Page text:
A conversation between Whitney French, Liz Ikiriko, Camille Turner, and Candice Hopkins
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As a curatorial collective leading the 2022 edition of the Toronto Biennial of Art, we are presently generating a lexicon – a shared vocabulary – which will guide our ongoing processes of exhibition-making, programming and learning. “Economy” and “Belief” are two terms within this lexicon and ones being reframed in the present moment, particularly by Black artists, activists and scholars. This moment of historical reckoning is in turn critically repositioning the foundations and structures of art organizations and art histories in Canada and their roots in White supremacy. How are systems of economy and belief being rethought at this moment, when there is a call for the redistribution of wealth away from the structures of oppression? How can these calls reframe our understandings of the economies of art?
A conversation between members of Toronto-based artists, curators and writers and the curatorial team will allow a closer reading of these terms relative to the present social and political and social shifts, reframing how we might imagine Black futures.
Whitney French is a storyteller and a multi-disciplinary artist. Language is her favourite collaborator. Whitney French is the co-founder of the Black queer feminist press Hush Harbour and is the editor of the award-winning anthology Black Writers Matter. Currently, she lives in Toronto, where she works as an editor, an arts educator and community organizer.
Liz Ikiriko is a biracial Nigerian Canadian artist, independent curator, and photo editor. Her work as an educator, maker and mother informs her practice which is focused on African and narratives of the diaspora. She is committed to the creation of embodied experiences that utilize accessible platforms to share moments of vulnerability and care for all of us on the margins. She has worked with the CONTACT Photography Festival, the Contemporary African Photography (CAP) Prize and Wedge Curatorial Projects. Her work has been exhibited nationally and her writing has appeared in Public Journal, MICE Magazine, C Magazine, and Akimbo. She currently teaches in the School of Image Arts at Ryerson University.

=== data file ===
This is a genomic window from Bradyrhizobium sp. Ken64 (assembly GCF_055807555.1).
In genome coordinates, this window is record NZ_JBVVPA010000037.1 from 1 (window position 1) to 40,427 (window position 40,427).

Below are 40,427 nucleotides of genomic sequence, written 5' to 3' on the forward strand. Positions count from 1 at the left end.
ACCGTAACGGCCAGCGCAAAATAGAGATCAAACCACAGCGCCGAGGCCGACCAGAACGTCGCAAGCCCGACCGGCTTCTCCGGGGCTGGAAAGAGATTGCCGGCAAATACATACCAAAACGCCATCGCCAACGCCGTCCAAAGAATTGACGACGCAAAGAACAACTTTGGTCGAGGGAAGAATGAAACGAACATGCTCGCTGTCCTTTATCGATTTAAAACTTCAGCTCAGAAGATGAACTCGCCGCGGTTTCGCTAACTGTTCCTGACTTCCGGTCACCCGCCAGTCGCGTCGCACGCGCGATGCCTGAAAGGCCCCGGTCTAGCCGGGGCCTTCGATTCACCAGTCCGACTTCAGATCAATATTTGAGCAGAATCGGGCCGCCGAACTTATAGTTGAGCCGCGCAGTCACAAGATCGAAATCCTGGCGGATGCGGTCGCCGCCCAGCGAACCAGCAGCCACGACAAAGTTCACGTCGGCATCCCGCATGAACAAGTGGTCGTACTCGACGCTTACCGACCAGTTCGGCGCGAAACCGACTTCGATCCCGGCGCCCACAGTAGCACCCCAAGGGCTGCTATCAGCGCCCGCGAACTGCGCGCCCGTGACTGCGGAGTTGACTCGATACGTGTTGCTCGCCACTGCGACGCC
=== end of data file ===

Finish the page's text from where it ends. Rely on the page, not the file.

Camille Turner is an explorer of race, space, home and belonging. Straddling media, social practice and performance art, her work has been presented throughout Canada and internationally. Wanted, a collaboration with Camal Pirbhai, was shown most recently at the Art Gallery of Ontario and uses the trope of fashion to transform 18th century newspaper posts by Canadian slave owners into contemporary fashion ads. Freedom Tours, created collaboratively with Cree-Metis artist Cheryl L’Hirondelle is a national commission for LandMarks 2017/Repères 2017 that consists of participatory, site-specific events that re-imagine and reanimate land and water from Black and Indigenous perspectives. The Afronautic Research Lab is a reading room in which participants encounter buried histories. The Landscape of Forgetting, a walk created collaboratively with Alana Bartol and sonic walks HUSH HARBOUR and The Resistance of Peggy Pompadour evoke sites of Black memory that reimagine the Canadian landscape. Camille is the founder of Outerregion, an Afrofuturist performance group.
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